Does practice-based learning matter in a pandemic?

16 December 2021

Dr Julie Watson, Dr Jo Hockley, Lucy Johnston , Jacqui Murray, and Dr Susan Shenkin are a group of researchers aligned to the Care Home Innovation Partnership in Lothian, Scotland.

News headlines reporting staff shortages, exhaustion and burnout in the NHS and care homes are now commonplace in the ongoing challenges of the COVID-19 pandemic. In the midst of such a time, does practice-based learning matter?
Gibbs1 asserts that it is difficult to learn simply by experiencing a practice situation but rather, to fully learn and progress, reflection is vital. This is a movement from ‘doing’ to ‘learning by doing’. Gibb’s Reflective Cycle promotes ‘learning by doing’ but also enables the provision of support through naming feelings about a practice situation, and using feelings as a guide to learning: emotional support and learning happening hand in hand.
Pre-pandemic, reflective debriefing sessions (based on Gibb’s Reflective Cycle) were taking place in a small number of care homes in Lothian, Scotland, to facilitate practice-based learning and staff support around palliative and end of life care. These sessions, led by Dr Jo Hockley, a nurse academic and specialist nurse in palliative care, facilitated care home staff to remember a resident who died recently, describe the events leading up to their death, reflect on what they felt went well and what didn’t go well, and what might have been done differently. Through this process, new learning helped them identify what needed to change and affirmed what was working well.
With the outbreak of the pandemic, with funding from the Chief Scientist Office Rapid Research in COVID-19 programme, these sessions moved online. Due to the emotional toll of high numbers of deaths, the focus of sessions became predominantly about support, with learning becoming secondary. Care home staff found these 45-minute Online Supportive Conversations and Reflective Sessions (OSCaRS) helpful.2 As a result, the Edinburgh and Lothian Health Fund gave us a grant to establish a team of NHS-based facilitators to deliver OSCaRS in more care homes across Lothian.
NHS-based facilitators attend bespoke education sessions on the dying process, pain and symptom control, and communication specific to death and dying in care homes alongside hands-on learning on group facilitation.
As the shock of the early days of the pandemic has subsided, emotions have become less acute and the balance between learning and support in OSCaRS has shifted back again to practice-based learning.
As Kirsty McBeth, an NHS Lothian Clinical Practice Facilitator and OSCaRS facilitator says:

The challenge is to get across the message of what we are actually doing [in OSCaRS]. It is a learning experience, and care homes are hungry for learning experiences. It’s a way of making education come alive. It’s not just about support, albeit that is very important.”

As well as grappling with the balance between learning and support as OSCaRS have evolved, new challenges have emerged as the pandemic continues: increased staff shortages and recruitment challenges in care homes; changing priorities of NHS care home support teams, with OSCaRS facilitators being pulled back into the COVID vaccination programme to administer booster jabs. As a result, opportunities to deliver OSCaRS with NHS-based facilitators in the last couple of months have reduced, alongside care homes needing to cancel if they don’t have enough staff. The pressures are real. Many aspects of care home work cannot wait e.g. assisting someone to the toilet or administering pain relief. But, the question remains, does practice-based learning matter in a pandemic?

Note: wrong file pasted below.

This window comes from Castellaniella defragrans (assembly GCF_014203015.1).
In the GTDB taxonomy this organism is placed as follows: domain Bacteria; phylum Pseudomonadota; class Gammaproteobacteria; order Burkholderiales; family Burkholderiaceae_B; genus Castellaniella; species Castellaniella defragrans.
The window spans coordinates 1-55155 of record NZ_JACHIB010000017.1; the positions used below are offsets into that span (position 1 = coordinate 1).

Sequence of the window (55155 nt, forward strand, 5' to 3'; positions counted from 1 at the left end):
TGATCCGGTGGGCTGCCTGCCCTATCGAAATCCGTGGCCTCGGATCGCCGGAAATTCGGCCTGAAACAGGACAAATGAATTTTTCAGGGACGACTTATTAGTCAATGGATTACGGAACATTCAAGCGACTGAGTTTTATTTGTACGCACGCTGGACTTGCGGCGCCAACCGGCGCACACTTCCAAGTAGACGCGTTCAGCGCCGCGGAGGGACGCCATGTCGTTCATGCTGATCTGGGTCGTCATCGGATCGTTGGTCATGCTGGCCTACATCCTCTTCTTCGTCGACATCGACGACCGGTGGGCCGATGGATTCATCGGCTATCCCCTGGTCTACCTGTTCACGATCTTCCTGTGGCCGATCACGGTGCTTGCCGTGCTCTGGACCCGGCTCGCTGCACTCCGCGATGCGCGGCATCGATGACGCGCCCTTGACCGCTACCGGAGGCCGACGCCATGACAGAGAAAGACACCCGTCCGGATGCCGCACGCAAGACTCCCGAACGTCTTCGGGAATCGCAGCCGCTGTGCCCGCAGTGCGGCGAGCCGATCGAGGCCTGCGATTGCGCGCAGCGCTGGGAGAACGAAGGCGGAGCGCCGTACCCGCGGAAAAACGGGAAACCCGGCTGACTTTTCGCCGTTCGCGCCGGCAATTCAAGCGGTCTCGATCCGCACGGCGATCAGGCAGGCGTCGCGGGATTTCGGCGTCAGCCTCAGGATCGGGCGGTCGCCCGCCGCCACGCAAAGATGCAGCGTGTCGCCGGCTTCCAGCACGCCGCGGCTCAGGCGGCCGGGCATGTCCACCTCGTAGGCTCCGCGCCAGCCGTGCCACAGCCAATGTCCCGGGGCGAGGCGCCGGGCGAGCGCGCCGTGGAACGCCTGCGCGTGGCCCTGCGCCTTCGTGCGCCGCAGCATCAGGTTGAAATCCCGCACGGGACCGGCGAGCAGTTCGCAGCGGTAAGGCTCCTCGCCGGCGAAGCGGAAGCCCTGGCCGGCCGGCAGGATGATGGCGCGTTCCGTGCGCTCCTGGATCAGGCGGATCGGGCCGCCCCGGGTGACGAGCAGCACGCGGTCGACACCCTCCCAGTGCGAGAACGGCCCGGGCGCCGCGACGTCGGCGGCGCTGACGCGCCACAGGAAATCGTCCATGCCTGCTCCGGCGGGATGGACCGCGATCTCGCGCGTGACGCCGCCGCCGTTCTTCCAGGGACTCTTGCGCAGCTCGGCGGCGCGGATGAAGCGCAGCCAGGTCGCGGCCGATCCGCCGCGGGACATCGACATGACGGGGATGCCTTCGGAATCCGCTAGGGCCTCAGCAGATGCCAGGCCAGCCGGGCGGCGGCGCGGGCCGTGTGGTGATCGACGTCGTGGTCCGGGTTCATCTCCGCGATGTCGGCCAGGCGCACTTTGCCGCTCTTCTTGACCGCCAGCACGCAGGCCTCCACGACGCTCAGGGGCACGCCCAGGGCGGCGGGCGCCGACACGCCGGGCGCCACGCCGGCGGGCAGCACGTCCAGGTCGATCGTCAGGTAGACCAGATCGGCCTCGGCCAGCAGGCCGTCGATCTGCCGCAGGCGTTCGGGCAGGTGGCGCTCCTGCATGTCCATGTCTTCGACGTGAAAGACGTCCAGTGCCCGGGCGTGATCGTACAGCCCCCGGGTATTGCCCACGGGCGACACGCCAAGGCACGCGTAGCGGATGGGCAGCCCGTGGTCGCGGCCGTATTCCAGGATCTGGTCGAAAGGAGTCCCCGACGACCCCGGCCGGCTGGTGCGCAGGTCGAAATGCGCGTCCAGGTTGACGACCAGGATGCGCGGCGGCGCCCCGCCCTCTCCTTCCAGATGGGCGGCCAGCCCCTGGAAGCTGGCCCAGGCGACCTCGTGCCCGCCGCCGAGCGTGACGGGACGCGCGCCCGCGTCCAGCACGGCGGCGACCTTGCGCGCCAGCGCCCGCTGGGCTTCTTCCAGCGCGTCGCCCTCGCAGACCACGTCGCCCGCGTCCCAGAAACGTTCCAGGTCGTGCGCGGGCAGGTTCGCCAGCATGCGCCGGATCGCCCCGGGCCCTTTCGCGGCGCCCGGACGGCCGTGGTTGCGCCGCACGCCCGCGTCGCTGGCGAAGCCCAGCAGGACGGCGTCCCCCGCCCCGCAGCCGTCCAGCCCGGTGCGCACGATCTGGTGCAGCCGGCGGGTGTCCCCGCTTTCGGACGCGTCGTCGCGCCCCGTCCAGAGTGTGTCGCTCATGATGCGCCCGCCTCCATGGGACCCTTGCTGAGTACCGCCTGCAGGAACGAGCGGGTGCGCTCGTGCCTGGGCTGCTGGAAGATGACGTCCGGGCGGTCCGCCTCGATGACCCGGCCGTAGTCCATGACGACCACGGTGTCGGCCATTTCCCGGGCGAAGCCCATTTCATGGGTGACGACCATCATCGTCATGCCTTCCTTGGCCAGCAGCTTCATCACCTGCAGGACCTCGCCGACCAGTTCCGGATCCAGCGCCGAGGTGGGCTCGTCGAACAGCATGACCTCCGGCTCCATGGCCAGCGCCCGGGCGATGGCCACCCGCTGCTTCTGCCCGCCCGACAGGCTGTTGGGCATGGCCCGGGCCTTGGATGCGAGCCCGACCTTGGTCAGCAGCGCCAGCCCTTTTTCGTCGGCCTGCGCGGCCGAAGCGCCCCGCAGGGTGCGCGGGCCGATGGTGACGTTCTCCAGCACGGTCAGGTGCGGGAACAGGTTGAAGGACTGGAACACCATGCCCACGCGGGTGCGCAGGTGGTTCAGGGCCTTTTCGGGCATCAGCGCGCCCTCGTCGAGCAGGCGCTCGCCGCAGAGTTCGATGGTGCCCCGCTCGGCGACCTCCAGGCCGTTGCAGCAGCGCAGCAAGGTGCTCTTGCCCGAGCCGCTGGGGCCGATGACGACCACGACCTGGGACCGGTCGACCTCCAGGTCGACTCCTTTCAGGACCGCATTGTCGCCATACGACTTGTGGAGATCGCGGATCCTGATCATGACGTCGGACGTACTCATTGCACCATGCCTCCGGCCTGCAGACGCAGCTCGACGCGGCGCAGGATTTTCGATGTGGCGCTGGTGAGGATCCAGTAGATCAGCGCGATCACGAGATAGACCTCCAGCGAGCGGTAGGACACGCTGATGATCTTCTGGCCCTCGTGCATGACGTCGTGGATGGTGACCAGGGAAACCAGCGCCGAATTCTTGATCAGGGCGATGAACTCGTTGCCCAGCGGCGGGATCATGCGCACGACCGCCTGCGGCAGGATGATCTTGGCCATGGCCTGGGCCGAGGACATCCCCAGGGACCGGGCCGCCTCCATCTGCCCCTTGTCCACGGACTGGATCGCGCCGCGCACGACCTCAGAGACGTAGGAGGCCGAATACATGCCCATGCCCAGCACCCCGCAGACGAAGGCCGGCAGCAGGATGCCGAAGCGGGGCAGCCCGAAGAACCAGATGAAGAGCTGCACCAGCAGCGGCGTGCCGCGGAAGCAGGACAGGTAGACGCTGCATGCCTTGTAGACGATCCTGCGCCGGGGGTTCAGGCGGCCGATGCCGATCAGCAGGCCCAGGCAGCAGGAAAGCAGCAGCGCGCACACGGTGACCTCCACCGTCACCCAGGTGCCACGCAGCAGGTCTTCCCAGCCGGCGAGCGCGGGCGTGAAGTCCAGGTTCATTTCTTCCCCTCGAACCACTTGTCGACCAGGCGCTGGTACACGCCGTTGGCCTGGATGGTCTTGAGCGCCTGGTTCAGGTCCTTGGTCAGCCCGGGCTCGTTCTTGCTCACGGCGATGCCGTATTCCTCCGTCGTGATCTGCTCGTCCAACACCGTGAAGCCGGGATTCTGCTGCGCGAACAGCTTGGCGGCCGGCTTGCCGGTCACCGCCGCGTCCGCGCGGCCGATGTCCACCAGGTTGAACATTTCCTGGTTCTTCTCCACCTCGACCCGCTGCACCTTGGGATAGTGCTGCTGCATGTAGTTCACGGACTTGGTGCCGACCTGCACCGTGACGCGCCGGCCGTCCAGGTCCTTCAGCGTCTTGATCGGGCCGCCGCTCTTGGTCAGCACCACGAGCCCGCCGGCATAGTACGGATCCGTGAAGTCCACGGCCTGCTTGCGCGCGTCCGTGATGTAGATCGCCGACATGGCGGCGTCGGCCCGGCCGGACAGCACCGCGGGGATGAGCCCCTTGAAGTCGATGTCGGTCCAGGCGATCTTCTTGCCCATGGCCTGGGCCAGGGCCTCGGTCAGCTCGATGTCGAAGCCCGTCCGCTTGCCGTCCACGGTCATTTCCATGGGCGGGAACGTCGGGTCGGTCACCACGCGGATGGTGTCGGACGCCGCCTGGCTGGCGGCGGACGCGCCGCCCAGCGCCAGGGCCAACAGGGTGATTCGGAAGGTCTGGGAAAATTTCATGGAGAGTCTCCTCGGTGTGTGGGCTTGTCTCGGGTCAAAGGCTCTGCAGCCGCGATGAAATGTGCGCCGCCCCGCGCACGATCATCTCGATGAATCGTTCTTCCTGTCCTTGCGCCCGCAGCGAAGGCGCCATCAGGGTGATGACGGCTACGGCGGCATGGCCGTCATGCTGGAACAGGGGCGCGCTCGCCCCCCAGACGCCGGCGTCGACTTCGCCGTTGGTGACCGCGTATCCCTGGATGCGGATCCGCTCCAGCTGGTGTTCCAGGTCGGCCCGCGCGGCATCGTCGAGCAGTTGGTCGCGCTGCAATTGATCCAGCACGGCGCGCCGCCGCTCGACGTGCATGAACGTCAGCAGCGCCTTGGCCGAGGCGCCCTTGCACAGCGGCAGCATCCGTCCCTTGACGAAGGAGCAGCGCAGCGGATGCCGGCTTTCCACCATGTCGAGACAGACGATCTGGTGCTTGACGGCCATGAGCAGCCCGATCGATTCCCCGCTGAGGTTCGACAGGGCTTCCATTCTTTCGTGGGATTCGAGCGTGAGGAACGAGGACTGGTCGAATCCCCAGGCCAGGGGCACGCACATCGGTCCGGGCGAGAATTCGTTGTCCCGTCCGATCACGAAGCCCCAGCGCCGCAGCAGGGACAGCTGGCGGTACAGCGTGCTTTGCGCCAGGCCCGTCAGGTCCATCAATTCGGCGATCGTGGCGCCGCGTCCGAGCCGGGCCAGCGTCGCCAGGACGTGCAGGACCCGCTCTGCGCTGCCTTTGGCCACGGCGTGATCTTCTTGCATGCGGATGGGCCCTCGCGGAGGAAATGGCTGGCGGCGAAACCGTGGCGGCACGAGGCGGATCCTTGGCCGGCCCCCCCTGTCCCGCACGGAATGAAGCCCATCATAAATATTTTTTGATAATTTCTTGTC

The British Geriatrics Society recommends that ‘All members of a care home MDT, including those employed by both the NHS and care homes, should undergo specific training in the care of older people’ and end of life care is highlighted as a specific area where support is required.3
OSCaRS, with appropriate funding for dedicated NHS staff time, can provide a time-efficient package to achieving this recommendation in relation to palliative and end of life care. Care homes also need appropriate funding for staffing levels that allow them time to reflect on their practice as an essential part of their work to enable them to develop professionally and personally. Governments across the UK need to dedicate appropriate funding.
It may seem counterintuitive and even counterproductive to stop ‘doing’ for a moment and ‘learn by doing’ through reflection. But at what cost? The effect of the pandemic on the health and social care sector has been cataclysmic. The broken system needs to be reimagined. Does practice-based learning through reflection matter in a pandemic? We say yes. It is a moral imperative to allow staff time for continued learning in a pandemic, not only to progress, but also for the health and social care sector to survive in new forms.

  1. Gibbs G. (1988) Lear3ning by Doing: A Guide to Teaching and Learning Methods. Further Education Unit, Oxford Polytechnic, Oxford.
  2. Johnston, L. Hockley, J. Watson, J. Shenkin, S. (2021) Online Supportive Conversations and Reflection Sessions (OSCaRS): A Feasibility Study with Care Home Staff during the Pandemic International Journal of Practice Based Learning in Health and Social Care (Accepted in press).
  3. British Geriatrics Society (2021) Ambitions for Change: Improving healthcare in care homes 


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